An Australian researcher has provided an algorithm to produce speeds of up to 100mbps on existing ADSL networks.
If this is correct, this will be one of the most significant shifts in the internet’s infrastructure.
Content will shift to more real-time and social networking sites and rich media sites will boom. Web TV will also become more viable with near LAN speeds.
Aussie maths whiz supercharges ADSL
By ASHER MOSES – SMH | Monday, 5 November 2007
An Australian researcher is on the road to riches after discovering a way to make broadband connections up to 100 times faster.
University of Melbourne research fellow Dr John Papandriopoulos
is in the throes of moving to Silicon Valley after developing an
algorithm to reduce the electromagnetic interference that slows
down ADSL connections.
Most ADSL services around the world are effectively limited to
speeds between 1 to 20Mbps, but if Dr Papandriopoulos’s technology
is successfully commercialised that speed ceiling would be closer
Stanford University engineering professor John Cioffi, known by
some as the “father of DSL”, was one of the external experts
reviewing the research, which made up Dr Papandriopoulos’s PhD
Professor Cioffi, who developed the computer chips inside the
first DSL modems, was so impressed he offered the 29-year-old a job
at his Silicon Valley start-up company, ASSIA, which is developing
ways to optimise the performance of DSL networks.
Dr Papandriopoulos, whose efforts also earned him the University
of Melbourne’s Chancellor’s Prize for Excellence, said he would
leave for the US in about two weeks. He has already applied for two
patents relating to his discovery.
Melbourne Ventures, the University of Melbourne’s
commercialisation company, is now shopping the technology around to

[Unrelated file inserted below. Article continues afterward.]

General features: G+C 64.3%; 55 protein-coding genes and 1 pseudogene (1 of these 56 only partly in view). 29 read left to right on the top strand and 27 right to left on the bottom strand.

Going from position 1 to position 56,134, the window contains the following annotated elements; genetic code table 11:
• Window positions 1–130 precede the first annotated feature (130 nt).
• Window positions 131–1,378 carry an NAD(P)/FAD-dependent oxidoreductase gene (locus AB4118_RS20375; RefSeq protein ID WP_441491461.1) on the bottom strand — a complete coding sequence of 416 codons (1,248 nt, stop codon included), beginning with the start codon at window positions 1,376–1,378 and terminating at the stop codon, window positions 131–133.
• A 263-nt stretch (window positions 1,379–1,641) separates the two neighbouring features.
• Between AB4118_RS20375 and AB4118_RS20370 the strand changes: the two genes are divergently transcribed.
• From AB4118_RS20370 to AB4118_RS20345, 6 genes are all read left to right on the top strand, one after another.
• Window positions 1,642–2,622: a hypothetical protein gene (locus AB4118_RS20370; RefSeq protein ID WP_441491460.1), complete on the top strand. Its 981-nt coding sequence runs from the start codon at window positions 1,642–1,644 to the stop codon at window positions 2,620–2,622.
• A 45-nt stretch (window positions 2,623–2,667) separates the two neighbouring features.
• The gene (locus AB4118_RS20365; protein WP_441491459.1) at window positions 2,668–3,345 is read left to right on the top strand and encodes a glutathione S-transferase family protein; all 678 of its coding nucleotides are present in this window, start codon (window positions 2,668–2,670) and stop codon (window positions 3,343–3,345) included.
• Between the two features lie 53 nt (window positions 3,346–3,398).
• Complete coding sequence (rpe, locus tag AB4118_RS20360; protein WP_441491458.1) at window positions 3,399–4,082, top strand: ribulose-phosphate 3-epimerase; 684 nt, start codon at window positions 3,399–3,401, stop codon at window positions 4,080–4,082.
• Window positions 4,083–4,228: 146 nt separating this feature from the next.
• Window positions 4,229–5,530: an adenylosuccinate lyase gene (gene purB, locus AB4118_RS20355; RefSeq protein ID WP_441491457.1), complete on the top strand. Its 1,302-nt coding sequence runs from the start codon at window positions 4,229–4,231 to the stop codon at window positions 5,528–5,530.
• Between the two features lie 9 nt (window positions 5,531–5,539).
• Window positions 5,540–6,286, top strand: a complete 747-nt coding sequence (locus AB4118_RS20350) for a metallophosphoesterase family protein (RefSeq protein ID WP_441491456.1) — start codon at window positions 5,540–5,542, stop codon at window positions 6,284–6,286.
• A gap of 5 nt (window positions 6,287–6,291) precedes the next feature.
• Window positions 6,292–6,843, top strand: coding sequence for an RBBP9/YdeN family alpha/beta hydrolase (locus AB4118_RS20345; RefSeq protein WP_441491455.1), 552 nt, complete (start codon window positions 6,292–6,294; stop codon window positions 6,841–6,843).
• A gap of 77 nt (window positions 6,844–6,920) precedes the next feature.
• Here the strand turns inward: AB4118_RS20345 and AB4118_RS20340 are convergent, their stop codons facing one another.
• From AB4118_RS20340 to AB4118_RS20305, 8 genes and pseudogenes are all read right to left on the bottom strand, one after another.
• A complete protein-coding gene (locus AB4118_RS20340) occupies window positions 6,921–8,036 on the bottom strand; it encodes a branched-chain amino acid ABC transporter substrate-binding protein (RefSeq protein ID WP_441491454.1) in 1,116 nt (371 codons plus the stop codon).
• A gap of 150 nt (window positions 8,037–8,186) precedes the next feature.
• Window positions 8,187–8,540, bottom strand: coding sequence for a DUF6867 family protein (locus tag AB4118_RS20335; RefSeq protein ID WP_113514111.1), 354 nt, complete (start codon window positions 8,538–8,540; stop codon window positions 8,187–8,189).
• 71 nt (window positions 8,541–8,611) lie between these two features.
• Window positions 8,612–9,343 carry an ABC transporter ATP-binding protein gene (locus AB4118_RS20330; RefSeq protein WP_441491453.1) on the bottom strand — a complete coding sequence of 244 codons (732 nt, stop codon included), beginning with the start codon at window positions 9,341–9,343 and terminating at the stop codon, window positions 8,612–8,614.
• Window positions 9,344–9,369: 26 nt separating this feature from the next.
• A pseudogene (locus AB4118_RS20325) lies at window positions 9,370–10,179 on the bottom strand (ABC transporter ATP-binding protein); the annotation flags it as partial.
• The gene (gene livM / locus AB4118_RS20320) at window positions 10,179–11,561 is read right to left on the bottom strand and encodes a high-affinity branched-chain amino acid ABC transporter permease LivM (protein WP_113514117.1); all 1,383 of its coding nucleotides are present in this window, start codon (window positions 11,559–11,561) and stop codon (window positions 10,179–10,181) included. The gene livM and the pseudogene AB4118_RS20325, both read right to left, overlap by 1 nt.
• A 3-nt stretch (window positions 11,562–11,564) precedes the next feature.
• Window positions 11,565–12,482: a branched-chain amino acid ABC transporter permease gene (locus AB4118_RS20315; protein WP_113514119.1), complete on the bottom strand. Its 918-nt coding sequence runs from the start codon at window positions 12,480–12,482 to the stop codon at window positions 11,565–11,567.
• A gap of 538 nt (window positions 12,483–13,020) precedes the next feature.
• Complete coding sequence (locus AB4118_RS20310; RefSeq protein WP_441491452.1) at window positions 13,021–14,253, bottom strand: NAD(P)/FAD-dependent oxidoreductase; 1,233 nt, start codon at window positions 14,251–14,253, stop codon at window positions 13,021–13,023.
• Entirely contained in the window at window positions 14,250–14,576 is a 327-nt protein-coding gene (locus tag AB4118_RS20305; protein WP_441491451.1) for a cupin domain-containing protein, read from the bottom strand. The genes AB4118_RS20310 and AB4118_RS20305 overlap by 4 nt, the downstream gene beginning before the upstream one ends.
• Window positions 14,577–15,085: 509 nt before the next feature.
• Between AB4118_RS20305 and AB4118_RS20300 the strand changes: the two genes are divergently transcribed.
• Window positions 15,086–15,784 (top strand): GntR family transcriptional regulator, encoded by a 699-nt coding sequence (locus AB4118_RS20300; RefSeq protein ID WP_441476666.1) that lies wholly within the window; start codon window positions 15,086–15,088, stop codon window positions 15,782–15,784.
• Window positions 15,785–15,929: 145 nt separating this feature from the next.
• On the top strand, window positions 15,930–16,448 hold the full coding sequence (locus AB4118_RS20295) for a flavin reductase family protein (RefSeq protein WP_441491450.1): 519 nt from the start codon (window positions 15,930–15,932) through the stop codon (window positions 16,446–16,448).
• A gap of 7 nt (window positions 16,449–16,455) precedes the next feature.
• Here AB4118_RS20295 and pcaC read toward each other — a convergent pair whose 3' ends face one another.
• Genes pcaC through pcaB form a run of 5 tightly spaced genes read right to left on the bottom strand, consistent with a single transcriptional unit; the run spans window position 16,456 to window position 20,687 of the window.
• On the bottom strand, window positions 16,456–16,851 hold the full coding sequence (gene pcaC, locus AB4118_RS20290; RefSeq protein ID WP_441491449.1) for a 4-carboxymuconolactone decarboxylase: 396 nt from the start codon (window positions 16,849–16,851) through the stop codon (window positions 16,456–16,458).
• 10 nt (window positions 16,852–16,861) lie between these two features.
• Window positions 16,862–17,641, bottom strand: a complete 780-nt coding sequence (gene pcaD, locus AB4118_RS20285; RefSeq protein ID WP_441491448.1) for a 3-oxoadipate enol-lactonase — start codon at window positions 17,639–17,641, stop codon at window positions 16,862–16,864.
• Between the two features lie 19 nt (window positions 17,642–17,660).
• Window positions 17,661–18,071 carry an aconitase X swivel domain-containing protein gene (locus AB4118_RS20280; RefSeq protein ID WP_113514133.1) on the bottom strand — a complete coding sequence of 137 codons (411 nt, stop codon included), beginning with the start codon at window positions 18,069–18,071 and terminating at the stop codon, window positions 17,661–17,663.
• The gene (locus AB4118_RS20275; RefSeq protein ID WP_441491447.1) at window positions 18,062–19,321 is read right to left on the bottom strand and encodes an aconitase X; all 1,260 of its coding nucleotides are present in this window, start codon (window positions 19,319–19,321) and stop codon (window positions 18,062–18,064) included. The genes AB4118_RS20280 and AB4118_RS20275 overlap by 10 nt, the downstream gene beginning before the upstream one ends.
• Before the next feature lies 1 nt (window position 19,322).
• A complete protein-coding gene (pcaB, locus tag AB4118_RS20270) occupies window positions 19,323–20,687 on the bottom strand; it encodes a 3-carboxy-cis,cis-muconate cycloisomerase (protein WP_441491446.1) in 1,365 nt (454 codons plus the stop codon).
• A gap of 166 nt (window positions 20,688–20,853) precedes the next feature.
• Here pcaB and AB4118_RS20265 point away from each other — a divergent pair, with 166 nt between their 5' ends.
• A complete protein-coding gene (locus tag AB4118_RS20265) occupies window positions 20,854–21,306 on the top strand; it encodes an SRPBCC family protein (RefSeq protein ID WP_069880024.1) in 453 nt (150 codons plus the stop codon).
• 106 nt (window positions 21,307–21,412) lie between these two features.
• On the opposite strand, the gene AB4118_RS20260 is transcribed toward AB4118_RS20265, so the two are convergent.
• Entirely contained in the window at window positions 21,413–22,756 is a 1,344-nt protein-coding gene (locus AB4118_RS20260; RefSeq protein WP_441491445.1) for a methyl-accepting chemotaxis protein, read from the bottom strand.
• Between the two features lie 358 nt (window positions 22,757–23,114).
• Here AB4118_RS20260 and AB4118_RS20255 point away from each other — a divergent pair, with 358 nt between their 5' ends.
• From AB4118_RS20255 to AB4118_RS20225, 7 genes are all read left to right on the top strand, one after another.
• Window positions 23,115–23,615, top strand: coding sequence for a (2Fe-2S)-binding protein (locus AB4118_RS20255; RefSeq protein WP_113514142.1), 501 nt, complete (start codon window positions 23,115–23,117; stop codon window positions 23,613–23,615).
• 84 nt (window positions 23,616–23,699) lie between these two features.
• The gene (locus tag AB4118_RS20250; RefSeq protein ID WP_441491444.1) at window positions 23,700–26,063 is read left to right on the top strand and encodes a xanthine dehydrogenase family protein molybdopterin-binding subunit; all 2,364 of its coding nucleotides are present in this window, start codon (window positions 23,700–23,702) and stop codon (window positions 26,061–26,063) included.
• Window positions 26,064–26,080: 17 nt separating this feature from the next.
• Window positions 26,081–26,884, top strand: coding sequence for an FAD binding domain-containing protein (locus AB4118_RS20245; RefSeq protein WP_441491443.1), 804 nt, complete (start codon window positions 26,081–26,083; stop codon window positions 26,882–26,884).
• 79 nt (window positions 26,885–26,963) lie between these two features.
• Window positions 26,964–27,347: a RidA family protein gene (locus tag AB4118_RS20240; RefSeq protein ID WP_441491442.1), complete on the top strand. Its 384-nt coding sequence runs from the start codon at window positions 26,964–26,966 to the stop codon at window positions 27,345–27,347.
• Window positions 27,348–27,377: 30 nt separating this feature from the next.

vendors of DSL equipment and modems. The vendors would then sell
the supporting equipment to internet providers worldwide for
placement in their exchanges.
Richard Day, commercialisation associate at Melbourne Ventures,
was optimistic about the technology’s licensing prospects but said
it was too early to tell how lucrative it would be.
“That’s a question which is impossible to answer, simply because
we don’t yet have a feeling for the extent to which it could be
adopted … [but] it has the potential to be adopted worldwide in
any country that has a copper network,” he said.
Dr Papandriopoulos is in the process of assigning the
intellectual property for his invention to the university, but he
stands to receive significant royalties from any licensing
“Many years ago people used to pick up the phone and make a
phone call and you’d be able to hear a faint or distant telephone
conversation taking place, and that’s called cross-talk,” Dr
Papandriopoulos said when attempting to explain how his algorithm
“That is not an issue for voice calls these days but it becomes
a problem when you’re trying to wring more bandwidth out of these
existing copper telephone wires [which power ADSL broadband
“This cross-talk in current day DSL networks effectively
produces noise onto other lines, and this noise reduces the speed
of your connection.”
Dr Papandriopoulos said his algorithm served to minimise that
interference and thus maximise the line speed.
He said others had researched the same area but his project was
attracting significant interest because it was more practical and
easier to implement.
If it is successfully licensed to equipment vendors, Dr
Papandriopoulos expects the technology to be implemented by
internet providers around the world within two or three years.
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